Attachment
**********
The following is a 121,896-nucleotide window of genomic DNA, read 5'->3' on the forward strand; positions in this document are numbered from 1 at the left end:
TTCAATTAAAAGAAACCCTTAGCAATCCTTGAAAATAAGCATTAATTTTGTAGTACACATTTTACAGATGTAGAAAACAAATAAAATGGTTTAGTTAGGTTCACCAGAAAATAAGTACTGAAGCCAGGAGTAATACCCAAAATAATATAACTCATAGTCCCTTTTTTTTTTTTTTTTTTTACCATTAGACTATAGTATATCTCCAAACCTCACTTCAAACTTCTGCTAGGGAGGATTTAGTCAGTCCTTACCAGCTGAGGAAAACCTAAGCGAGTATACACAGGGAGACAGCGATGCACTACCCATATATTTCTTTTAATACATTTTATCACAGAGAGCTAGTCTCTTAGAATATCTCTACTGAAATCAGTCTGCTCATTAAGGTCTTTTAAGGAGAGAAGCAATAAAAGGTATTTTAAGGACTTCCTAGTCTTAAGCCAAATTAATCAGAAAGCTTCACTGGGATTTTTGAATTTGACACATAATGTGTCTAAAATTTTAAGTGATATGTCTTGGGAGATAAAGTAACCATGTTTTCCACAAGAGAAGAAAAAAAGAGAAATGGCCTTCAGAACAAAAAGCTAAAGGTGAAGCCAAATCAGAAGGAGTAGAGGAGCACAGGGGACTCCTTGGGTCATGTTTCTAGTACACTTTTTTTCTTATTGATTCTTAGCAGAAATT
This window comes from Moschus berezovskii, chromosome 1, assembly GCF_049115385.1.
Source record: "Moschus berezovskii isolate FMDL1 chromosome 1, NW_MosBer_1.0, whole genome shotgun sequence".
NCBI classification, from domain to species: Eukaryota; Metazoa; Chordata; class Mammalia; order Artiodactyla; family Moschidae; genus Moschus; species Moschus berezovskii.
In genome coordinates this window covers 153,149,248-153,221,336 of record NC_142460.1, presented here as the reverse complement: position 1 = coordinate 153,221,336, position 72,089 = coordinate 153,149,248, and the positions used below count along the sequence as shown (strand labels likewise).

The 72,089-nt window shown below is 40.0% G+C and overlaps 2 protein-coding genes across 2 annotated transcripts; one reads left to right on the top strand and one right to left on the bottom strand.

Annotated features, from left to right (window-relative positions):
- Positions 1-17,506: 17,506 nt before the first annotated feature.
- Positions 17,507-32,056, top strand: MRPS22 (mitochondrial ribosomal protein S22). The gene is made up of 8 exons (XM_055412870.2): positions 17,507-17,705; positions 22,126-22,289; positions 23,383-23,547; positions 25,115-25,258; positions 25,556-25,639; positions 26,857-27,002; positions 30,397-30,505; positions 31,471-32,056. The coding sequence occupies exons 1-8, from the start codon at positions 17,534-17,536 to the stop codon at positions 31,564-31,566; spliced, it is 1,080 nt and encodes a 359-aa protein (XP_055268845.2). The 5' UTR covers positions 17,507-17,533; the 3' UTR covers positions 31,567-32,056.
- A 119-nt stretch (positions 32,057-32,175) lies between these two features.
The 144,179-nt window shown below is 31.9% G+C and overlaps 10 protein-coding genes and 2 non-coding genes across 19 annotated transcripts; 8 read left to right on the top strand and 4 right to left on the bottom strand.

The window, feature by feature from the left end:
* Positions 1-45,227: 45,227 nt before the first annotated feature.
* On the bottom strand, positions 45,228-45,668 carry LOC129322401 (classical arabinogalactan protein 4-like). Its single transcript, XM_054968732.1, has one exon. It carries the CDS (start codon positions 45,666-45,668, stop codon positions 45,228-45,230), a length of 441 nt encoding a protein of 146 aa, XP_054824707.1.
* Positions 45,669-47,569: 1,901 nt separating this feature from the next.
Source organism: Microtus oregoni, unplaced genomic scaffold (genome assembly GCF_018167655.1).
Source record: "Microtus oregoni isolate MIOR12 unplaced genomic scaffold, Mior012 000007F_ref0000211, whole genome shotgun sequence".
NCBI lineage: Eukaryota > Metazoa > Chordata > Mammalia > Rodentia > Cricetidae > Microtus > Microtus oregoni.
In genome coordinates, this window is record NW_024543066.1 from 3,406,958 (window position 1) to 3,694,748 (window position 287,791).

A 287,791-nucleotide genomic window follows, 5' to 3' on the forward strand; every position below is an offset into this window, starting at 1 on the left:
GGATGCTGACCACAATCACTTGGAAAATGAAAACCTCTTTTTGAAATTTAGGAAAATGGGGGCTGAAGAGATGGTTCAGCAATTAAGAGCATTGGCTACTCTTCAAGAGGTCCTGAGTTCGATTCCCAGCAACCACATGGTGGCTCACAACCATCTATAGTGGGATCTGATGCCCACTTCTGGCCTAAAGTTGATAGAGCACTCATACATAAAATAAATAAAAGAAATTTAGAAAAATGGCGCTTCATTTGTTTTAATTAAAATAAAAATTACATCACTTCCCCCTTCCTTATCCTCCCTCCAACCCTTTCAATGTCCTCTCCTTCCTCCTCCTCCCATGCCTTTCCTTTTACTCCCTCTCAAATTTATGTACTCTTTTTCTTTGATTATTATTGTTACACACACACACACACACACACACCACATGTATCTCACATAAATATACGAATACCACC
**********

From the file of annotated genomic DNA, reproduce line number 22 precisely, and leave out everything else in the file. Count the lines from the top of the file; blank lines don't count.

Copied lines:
GGATGCTGACCACAATCACTTGGAAAATGAAAACCTCTTTTTGAAATTTAGGAAAATGGGGGCTGAAGAGATGGTTCAGCAATTAAGAGCATTGGCTACTCTTCAAGAGGTCCTGAGTTCGATTCCCAGCAACCACATGGTGGCTCACAACCATCTATAGTGGGATCTGATGCCCACTTCTGGCCTAAAGTTGATAGAGCACTCATACATAAAATAAATAAAAGAAATTTAGAAAAATGGCGCTTCATTTGTTTTAATTAAAATAAAAATTACATCACTTCCCCCTTCCTTATCCTCCCTCCAACCCTTTCAATGTCCTCTCCTTCCTCCTCCTCCCATGCCTTTCCTTTTACTCCCTCTCAAATTTATGTACTCTTTTTCTTTGATTATTATTGTTACACACACACACACACACACACACCACATGTATCTCACATAAATATACGAATACCACC